Cambridge Analytica assigned dozens of non-U.S. citizens to provide campaign strategy and messaging advice to Republican candidates in 2014, according to three former workers for the data firm, even as an attorney warned executives to abide by U.S. laws limiting foreign involvement in elections. The assignments came amid efforts to present the newly created company as “an American brand” that would appeal to U.S. political clients even though its parent, SCL Group, was based in London, according to former Cambridge Analytica research director Christopher Wylie. Wylie, who emerged this month as a whistleblower, provided The Washington Post with documents that describe a program across several U.S. states to win campaigns for Republicans using psychological profiling to reach voters with individually tailored messages. The documents include previously unreported details about the program, which was called “Project Ripon” for the Wisconsin town where the Republican Party was born in 1854.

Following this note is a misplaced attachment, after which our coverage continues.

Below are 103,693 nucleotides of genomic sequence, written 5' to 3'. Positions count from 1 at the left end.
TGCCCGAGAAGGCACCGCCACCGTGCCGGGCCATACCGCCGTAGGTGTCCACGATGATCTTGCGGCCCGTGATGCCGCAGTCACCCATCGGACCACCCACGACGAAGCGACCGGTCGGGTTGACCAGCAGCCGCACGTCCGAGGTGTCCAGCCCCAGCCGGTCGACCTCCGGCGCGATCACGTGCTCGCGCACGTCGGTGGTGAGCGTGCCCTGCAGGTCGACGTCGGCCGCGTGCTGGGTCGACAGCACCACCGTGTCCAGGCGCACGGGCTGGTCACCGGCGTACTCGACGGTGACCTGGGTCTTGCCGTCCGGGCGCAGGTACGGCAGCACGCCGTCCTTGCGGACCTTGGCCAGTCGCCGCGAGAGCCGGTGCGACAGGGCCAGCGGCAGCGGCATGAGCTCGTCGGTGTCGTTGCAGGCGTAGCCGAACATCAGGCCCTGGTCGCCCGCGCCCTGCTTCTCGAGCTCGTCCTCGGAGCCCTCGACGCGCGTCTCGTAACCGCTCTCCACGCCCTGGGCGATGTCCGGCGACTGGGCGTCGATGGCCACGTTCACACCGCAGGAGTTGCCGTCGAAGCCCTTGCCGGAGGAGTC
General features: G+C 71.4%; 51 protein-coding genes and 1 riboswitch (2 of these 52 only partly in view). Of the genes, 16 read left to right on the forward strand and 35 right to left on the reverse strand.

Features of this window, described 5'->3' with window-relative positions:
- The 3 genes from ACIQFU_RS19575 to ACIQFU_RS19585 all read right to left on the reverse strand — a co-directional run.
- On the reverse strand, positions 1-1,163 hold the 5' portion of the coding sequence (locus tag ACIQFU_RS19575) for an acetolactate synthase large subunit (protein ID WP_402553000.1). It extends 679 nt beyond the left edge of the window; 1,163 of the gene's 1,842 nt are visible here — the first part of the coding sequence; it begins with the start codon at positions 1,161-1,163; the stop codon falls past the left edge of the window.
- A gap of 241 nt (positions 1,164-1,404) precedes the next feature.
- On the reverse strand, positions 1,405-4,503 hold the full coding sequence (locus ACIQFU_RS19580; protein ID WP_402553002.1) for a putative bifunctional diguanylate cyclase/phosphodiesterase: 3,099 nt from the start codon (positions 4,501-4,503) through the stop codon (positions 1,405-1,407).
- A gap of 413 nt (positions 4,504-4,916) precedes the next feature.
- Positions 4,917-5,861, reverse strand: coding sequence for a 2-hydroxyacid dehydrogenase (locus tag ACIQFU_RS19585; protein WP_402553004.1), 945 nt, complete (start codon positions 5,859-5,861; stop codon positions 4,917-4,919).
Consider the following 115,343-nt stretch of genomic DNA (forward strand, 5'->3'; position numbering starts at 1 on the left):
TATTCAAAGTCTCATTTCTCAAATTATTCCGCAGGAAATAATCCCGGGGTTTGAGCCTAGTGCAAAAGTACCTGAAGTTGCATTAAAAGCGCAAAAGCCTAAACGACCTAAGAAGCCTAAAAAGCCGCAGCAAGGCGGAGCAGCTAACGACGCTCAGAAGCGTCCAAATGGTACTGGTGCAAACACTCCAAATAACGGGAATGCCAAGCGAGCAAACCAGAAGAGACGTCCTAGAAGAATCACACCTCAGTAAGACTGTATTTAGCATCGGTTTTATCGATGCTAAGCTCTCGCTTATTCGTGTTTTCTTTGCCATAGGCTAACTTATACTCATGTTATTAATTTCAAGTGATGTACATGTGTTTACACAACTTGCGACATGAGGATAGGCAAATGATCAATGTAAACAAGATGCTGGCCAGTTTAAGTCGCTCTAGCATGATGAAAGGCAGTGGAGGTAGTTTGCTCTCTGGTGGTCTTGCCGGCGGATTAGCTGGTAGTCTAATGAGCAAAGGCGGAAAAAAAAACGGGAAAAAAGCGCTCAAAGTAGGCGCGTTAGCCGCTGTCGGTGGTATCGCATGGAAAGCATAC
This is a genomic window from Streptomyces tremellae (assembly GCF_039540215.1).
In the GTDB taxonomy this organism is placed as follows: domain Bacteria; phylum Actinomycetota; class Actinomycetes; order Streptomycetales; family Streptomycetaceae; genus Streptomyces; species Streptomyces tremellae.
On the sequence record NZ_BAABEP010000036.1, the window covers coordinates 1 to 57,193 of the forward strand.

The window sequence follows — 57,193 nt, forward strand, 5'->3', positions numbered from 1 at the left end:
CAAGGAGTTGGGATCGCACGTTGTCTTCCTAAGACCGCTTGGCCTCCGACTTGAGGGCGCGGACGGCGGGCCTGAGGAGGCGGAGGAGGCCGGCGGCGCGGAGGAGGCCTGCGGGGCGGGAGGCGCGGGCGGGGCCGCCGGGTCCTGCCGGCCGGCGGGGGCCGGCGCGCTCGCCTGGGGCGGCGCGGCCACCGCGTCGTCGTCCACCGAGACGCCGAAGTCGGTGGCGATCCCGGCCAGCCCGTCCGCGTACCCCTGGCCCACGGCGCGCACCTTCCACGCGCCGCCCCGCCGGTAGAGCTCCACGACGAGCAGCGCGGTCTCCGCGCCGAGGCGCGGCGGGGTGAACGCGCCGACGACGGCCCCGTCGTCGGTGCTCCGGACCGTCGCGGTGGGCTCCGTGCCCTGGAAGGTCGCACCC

U.S. election regulations say foreign nationals must not “directly or indirectly participate in the decision-making process” of a political campaign, although they can play lesser roles.
Those restrictions were explained in a 10-page memo prepared in July 2014 by a New York attorney, Laurence Levy, for Cambridge Analytica’s leadership at the time, including President Rebekah Mercer, Vice President Stephen K. Bannon and chief executive Alexander Nix. The memo said that foreign nationals could serve in minor roles — for example as “functionaries” handling data — but could not involve themselves in significant campaign decisions or provide high-level analysis or strategy.